Art Educator of the Year

Art Educator of the Year

Stephanie Silverman 04 FD accepted top honors at the 2015 NAEA convention in New Orleans.

Stephanie (Welch) Silverman 04 FD first recognized her interest in teaching when she was at RISD and working as a teaching assistant for Professor John Dunnigan MFA 80 ID. Showing a natural gift in the classroom, she earned the Furniture Design department's Tage Frid Award for Excellence in Teaching as she was graduating. President Rosanne Somerson 76 ID, who was department head at the time, remembers Silverman’s excitement at receiving the award, which made her recent honor at the National Art Education Association’s annual convention in New Orleans that much more special.

While Somerson was a featured speaker at the conference, Silverman accepted the NAEA’s 2015 award for Eastern Region Secondary Art Educator of the Year—meaning she was recognized as the best high school art teacher in a region stretching from Washington, DC north to Newfoundland and Ontario. “Stephanie Silverman exemplifies the highly qualified art educators active in education today: leaders, teachers, students, scholars and advocates who give their best to their students and the profession,” notes NAEA President Dennis Inhulsen.

“I am truly humbled to receive this important distinction,” Silverman says, “but I share the honor with my students at The Tatnall School in Wilmington, DE. After all, effective teaching is truly a synergy—a kind of reciprocity between student and teacher.”

After graduation Silverman initially worked as a graphic designer in Philadelphia but felt that something was missing. “I missed the tangible immediacy of working with physical art materials, and the creative synergy and dynamism of a creative collective environment,” she says. “Working in isolation behind the glow of a computer screen was not how I envisioned my career in art and design, and I knew I needed a change.”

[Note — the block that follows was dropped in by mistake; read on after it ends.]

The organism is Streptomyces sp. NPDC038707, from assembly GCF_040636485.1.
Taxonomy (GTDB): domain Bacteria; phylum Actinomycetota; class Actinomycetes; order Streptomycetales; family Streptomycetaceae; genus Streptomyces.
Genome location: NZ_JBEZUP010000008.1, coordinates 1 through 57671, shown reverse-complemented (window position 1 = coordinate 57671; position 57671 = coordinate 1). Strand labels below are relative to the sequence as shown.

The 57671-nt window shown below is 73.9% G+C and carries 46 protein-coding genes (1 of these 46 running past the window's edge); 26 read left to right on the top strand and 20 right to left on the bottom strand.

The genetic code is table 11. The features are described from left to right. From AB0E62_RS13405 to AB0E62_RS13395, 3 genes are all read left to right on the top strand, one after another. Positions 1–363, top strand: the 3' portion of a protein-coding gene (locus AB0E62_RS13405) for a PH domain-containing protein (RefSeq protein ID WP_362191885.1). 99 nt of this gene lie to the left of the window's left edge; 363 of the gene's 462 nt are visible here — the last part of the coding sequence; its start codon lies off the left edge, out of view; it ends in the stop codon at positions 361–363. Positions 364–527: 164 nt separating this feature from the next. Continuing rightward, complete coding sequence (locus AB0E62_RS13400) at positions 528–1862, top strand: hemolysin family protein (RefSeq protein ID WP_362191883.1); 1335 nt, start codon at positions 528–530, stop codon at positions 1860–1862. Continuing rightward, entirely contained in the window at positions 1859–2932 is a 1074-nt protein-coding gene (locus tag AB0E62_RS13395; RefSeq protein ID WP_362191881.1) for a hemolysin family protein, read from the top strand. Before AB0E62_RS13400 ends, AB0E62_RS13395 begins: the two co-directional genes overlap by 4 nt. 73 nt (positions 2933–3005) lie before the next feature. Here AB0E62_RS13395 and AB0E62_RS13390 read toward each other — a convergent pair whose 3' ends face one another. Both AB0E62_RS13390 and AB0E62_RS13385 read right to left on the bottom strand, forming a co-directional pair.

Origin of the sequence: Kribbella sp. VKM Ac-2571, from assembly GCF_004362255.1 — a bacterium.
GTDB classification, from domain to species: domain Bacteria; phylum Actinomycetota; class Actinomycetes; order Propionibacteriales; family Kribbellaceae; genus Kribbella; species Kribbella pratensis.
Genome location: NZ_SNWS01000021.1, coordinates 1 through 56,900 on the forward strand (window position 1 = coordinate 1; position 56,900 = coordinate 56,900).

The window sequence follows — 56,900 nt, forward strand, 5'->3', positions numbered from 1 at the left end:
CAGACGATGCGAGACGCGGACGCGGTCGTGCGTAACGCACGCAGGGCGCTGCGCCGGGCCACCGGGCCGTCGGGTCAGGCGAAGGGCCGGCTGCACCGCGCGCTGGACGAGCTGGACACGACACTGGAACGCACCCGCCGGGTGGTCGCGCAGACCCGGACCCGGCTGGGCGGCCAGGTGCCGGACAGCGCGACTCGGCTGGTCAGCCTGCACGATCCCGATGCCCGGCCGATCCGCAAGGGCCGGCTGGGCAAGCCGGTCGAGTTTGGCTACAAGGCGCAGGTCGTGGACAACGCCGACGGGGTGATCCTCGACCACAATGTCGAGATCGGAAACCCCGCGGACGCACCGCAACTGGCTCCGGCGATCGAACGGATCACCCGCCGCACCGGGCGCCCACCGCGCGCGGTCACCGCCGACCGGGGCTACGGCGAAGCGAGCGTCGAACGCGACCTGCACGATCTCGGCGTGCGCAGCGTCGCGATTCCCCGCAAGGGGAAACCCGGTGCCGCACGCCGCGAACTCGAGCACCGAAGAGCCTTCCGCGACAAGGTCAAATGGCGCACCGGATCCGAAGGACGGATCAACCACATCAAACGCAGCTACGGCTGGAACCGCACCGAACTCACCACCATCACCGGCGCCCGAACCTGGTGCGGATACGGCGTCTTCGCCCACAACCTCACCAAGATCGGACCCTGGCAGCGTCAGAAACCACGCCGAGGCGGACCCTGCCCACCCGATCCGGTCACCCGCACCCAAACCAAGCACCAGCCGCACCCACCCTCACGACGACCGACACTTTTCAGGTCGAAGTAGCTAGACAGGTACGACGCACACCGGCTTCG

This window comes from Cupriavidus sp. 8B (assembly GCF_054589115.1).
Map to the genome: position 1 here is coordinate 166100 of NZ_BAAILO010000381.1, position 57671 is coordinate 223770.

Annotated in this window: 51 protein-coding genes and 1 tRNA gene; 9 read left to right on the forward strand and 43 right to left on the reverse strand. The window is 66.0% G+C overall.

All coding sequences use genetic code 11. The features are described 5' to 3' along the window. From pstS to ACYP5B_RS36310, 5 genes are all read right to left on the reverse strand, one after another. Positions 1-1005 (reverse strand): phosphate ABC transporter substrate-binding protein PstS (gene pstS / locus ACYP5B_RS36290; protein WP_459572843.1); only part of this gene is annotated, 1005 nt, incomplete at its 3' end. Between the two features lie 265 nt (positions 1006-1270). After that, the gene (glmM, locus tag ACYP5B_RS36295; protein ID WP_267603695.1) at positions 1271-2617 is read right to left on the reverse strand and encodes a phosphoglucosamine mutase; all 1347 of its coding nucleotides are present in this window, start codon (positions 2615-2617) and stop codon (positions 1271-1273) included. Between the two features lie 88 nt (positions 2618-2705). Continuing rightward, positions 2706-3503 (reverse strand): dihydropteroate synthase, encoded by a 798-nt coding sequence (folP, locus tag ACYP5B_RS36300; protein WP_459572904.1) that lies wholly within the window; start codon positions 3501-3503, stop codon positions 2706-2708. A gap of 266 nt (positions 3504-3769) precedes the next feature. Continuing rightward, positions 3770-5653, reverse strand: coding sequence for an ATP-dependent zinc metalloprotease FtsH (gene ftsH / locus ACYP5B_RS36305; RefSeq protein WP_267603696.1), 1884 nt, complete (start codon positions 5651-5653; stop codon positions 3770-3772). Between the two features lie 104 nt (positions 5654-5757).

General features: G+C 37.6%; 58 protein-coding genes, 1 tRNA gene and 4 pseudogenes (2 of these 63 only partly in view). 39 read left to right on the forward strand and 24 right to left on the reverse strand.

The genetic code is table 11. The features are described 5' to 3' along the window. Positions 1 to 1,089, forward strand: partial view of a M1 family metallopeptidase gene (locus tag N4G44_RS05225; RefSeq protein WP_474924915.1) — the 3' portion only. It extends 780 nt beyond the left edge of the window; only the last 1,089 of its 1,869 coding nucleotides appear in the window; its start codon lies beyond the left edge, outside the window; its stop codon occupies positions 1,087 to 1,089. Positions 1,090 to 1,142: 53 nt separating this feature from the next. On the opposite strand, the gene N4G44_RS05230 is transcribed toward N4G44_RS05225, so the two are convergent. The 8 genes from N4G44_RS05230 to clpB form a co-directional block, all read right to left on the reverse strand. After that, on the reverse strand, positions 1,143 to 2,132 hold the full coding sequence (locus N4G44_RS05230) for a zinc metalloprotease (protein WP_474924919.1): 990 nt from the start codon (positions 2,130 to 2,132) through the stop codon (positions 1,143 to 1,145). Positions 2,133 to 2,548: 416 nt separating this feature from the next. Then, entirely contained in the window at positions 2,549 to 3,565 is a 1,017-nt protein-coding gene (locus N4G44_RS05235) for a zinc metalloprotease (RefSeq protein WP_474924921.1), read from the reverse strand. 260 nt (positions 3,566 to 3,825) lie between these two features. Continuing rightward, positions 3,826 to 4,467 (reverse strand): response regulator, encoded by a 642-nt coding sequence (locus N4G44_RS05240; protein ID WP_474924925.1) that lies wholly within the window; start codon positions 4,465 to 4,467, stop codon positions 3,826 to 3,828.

So much of what I do every day is a direct expression of my experience at RISD. The emphasis on deep inquiry, balancing the technical and conceptual, focus on technique and process—all of it is so central to how I teach my classes.”
Stephanie Silverman 04 FD

Even before Silverman completed a master’s degree in Visual Arts Education at the University of the Arts in Philadelphia—in record time and supported by a graduate fellowship—she landed her first art education position at her high school alma mater, Archmere Academy, in Claymont, DE. Within six months, she was asked to chair the art department there and three years later moved on to The Tatnall School, a private K-12 day school where she’s now head of the Upper School art program, as well as the interdivisional K-12 art curriculum coordinator.

Last fall Silverman passed her first attempt at becoming a National Board Certified Teacher (NBCT) with a certificate in Early Adolescence/Young Adulthood Art, making her the only art educator in Delaware private schools to hold the credential. She also serves as the Independent School Representative on the Board of Directors for the Delaware Art Education Association, while making time for her own practice, too.

“I think it’s critical that I continue to evolve and grow as an artist,” Silverman says, “and it is especially important that I don’t lose touch with the challenges and thrills of the creative process through my own studio practice.”

At The Tatnall School, Silverman teaches more than 17 art electives, including drawing and painting; 2D, 3D and architectural design; digital media, illustration, printmaking and more. “So much of what I do every day is a direct expression of my experience at RISD,” she says. “The emphasis on deep inquiry, balancing the technical and conceptual, focus on technique and process—all of it is so central to how I teach my classes. And the biggest thrill for me, of course, is when my students apply to RISD.”

Since 2010 Silverman’s students have won numerous regional and national awards and more than half a million dollars in scholarships and prizes for their fine art achievements. “My career in art education is a dream come true,” she says. “My students inspire me every day, and I can’t envision a better opportunity for me to share my varied skill set and passions with others in a meaningful and high-impact way.”

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